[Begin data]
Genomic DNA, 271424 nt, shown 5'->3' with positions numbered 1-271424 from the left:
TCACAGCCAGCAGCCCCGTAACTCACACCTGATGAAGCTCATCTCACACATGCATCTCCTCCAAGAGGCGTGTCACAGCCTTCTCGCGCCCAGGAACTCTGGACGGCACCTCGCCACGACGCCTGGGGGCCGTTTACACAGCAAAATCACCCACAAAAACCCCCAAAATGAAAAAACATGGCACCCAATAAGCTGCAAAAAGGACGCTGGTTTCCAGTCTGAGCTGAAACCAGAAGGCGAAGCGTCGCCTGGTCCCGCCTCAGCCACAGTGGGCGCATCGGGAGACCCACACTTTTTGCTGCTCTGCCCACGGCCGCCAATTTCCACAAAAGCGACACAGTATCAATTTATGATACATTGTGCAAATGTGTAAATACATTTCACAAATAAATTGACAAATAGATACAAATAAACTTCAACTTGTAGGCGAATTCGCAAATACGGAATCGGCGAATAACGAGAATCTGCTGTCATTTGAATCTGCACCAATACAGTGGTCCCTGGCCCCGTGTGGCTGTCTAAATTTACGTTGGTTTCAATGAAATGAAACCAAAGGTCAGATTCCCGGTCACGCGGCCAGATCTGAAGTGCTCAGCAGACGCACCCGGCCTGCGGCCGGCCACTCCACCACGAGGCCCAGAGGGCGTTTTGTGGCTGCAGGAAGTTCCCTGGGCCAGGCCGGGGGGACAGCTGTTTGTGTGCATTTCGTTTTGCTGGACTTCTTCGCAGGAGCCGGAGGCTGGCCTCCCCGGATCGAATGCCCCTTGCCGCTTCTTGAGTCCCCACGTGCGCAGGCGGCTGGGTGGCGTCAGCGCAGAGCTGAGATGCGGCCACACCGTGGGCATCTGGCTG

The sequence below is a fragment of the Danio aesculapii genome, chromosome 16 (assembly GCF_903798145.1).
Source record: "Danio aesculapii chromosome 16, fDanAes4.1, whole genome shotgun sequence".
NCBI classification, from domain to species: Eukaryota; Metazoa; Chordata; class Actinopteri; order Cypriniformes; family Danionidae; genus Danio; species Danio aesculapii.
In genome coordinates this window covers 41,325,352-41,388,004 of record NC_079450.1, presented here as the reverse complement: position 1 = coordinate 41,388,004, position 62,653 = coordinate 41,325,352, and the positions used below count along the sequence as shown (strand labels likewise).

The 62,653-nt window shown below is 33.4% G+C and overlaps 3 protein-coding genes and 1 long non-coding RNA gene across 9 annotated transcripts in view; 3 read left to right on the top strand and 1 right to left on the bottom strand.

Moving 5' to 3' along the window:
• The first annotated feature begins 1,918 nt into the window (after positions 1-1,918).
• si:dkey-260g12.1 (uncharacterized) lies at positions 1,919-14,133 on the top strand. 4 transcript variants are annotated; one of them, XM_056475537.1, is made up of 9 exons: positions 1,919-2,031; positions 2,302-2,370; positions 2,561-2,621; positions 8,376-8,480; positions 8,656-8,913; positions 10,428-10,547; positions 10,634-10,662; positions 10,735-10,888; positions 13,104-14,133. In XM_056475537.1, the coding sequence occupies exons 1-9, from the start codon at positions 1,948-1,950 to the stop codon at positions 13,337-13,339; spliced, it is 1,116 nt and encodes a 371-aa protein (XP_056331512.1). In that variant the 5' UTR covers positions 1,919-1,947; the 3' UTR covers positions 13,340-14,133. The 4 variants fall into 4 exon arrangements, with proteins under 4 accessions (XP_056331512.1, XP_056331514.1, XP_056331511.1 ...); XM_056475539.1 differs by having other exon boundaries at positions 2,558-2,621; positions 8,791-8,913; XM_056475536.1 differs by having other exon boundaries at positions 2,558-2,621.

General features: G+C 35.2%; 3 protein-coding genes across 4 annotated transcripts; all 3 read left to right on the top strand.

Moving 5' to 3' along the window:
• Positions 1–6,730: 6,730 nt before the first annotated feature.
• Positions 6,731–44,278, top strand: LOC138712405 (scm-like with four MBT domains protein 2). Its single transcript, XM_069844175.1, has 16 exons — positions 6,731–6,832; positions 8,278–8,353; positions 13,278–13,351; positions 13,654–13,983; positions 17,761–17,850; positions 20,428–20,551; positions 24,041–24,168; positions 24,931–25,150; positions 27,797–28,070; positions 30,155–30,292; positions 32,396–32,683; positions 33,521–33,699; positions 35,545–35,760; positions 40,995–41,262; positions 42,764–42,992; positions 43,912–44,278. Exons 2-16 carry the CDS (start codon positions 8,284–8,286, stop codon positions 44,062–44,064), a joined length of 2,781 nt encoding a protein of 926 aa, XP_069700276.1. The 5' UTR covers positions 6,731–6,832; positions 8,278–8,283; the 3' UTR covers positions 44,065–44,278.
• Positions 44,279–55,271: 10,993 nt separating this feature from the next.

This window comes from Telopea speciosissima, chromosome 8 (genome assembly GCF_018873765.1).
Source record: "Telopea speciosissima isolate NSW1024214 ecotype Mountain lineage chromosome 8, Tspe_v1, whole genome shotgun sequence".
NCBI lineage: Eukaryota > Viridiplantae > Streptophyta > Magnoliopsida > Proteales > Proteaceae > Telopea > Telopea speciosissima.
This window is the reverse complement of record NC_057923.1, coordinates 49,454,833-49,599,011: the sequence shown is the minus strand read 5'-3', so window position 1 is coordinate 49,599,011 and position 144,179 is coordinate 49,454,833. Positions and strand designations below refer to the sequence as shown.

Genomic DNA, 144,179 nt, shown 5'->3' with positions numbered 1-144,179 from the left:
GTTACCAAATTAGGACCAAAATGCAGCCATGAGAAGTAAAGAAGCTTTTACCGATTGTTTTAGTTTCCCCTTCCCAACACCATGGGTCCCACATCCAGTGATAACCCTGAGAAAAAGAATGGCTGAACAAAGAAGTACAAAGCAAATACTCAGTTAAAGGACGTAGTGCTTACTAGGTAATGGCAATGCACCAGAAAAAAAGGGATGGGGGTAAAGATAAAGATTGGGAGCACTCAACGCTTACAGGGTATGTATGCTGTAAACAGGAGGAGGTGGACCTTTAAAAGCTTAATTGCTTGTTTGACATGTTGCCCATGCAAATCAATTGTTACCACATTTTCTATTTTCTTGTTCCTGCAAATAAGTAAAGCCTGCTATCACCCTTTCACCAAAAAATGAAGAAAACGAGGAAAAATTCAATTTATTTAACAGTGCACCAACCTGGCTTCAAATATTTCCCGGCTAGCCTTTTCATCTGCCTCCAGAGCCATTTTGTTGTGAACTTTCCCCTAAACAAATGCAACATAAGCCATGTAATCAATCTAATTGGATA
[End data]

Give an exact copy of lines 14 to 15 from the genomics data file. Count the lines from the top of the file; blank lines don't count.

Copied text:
• Positions 6,731–44,278, top strand: LOC138712405 (scm-like with four MBT domains protein 2). Its single transcript, XM_069844175.1, has 16 exons — positions 6,731–6,832; positions 8,278–8,353; positions 13,278–13,351; positions 13,654–13,983; positions 17,761–17,850; positions 20,428–20,551; positions 24,041–24,168; positions 24,931–25,150; positions 27,797–28,070; positions 30,155–30,292; positions 32,396–32,683; positions 33,521–33,699; positions 35,545–35,760; positions 40,995–41,262; positions 42,764–42,992; positions 43,912–44,278. Exons 2-16 carry the CDS (start codon positions 8,284–8,286, stop codon positions 44,062–44,064), a joined length of 2,781 nt encoding a protein of 926 aa, XP_069700276.1. The 5' UTR covers positions 6,731–6,832; positions 8,278–8,283; the 3' UTR covers positions 44,065–44,278.
• Positions 44,279–55,271: 10,993 nt separating this feature from the next.